UBC Theses and Dissertations
Early pain/stress and math skills in relation to fMRI during visuospatial processing at age 8 years in children born very preterm Phillips, Hannah Cameron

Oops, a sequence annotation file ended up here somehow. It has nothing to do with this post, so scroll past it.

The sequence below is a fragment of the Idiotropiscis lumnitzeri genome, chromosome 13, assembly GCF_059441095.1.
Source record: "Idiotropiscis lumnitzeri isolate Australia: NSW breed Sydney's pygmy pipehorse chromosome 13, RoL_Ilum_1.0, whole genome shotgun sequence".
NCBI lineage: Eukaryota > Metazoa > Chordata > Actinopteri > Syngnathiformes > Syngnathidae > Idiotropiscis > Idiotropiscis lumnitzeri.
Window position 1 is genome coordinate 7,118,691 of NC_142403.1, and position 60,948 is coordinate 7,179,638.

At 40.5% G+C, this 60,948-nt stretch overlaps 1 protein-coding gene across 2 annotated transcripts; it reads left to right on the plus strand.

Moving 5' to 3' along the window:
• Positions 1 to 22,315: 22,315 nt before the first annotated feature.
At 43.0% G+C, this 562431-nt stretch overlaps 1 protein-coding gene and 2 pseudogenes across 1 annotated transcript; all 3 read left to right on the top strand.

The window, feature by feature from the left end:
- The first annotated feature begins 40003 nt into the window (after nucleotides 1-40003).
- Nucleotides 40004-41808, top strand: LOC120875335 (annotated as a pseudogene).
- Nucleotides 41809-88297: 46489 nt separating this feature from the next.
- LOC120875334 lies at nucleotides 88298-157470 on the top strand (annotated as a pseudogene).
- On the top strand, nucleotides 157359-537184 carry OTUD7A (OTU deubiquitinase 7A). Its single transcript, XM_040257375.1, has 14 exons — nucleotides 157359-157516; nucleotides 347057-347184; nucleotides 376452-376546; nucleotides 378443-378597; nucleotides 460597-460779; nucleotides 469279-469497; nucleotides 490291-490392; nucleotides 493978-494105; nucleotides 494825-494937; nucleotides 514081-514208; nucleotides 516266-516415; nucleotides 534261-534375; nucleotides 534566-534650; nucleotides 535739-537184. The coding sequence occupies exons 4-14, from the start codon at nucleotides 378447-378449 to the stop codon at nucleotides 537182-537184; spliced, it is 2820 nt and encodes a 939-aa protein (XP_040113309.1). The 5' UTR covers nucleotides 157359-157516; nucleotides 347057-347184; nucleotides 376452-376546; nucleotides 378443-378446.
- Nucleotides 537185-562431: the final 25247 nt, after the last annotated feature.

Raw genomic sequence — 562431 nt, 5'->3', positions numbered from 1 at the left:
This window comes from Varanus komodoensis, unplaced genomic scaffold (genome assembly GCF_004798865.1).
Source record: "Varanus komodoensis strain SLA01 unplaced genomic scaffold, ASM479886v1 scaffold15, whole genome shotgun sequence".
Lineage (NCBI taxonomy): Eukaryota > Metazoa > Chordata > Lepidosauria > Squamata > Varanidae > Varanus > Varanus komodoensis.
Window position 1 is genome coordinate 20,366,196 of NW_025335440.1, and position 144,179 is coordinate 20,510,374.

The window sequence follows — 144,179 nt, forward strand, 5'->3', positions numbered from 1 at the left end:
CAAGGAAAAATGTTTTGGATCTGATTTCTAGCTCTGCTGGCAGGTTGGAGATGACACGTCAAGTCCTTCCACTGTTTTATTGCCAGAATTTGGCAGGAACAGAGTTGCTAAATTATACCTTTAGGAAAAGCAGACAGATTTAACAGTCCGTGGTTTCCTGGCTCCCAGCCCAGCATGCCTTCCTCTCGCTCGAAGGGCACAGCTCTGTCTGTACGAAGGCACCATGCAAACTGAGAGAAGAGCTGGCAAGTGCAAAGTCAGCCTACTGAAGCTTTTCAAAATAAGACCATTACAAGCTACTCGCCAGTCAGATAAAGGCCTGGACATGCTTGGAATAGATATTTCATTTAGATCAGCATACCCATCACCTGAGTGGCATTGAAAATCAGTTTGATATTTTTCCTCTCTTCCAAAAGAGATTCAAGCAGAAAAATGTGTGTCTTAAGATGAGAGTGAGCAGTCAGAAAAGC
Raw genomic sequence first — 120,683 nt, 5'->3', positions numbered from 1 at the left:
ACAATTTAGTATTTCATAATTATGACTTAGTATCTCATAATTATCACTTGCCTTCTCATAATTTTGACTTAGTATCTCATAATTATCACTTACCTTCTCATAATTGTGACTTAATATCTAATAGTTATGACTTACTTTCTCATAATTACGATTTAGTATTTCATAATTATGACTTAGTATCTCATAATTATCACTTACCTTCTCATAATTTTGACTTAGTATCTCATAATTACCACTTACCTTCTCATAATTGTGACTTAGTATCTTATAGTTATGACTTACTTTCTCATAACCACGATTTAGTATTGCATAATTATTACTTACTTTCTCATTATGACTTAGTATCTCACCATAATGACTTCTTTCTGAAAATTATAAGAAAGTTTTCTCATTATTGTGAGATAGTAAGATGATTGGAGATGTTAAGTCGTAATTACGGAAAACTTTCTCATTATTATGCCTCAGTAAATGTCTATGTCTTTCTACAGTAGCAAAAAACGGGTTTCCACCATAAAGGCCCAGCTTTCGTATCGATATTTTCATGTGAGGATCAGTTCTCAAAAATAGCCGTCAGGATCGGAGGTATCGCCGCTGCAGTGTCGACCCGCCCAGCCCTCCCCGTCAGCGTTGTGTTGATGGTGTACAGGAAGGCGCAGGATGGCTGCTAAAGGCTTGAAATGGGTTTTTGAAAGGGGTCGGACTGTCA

Children born very preterm exhibit neurodevelopmental problems, compared to term-born peers. Math underperformance is particularly evident and is associated with poorer visuospatial skills. Neonatal exposure to repeated invasive procedures during neonatal intensive care unit (NICU) stay that induce pain and stress has been identified as one contributing factor to poorer cognitive performance, but relationships with mathematics achievement have not been studied. Partial least squares correlation (PLSC) analyses were performed to investigate whether: 1. Neonatal pain-related stress and clinical factors are related to math skills at age 8 years, and whether: a) maternal education, b) white matter injury, and c) child sex, contribute to the relationship. 2. Neonatal pain-related stress and clinical factors are related to functional network activation during visuospatial processing. 3. Functional network activation during visuospatial processing is related to math skills. In an ongoing prospective longitudinal cohort study, N=118 (63 male) children born very preterm at 8 years underwent neuropsychological and math skills assessment, and N=75 children also completed a visuospatial mental rotation of hands task. Prospective daily clinical chart review conducted across the NICU stay recorded pain/stress (number of invasive procedures) and clinical factors. No child with major brain injury and/or severe motor, sensory, or cognitive impairments was included. I found that: 1. Greater pain/stress exposure was related to poorer math skills, along with morphine, gestational age, ventilation, and infection (τ=80%, p<.001). None of maternal education, white matter injury, or child sex contributed to the relationship. 2. Greater neonatal pain/stress, morphine, ventilation, SNAP-II, infection, and lower gestational age were then related to increased brain network activation that included the right superior parietal, right lateral occipital, and left inferior temporal cortices (τ=65%, p<.001). 3. Poorer scores in all math domains were related to increased activation including in the superior parietal and lateral occipital cortices bilaterally and with concomitant decreased activation that included the right inferior parietal cortex (τ=93%, p<.001). Overall this study suggests a link via visuospatial processing between math and pain/stress and supports the importance of visuospatial abilities in relation to math performance for children born very preterm.
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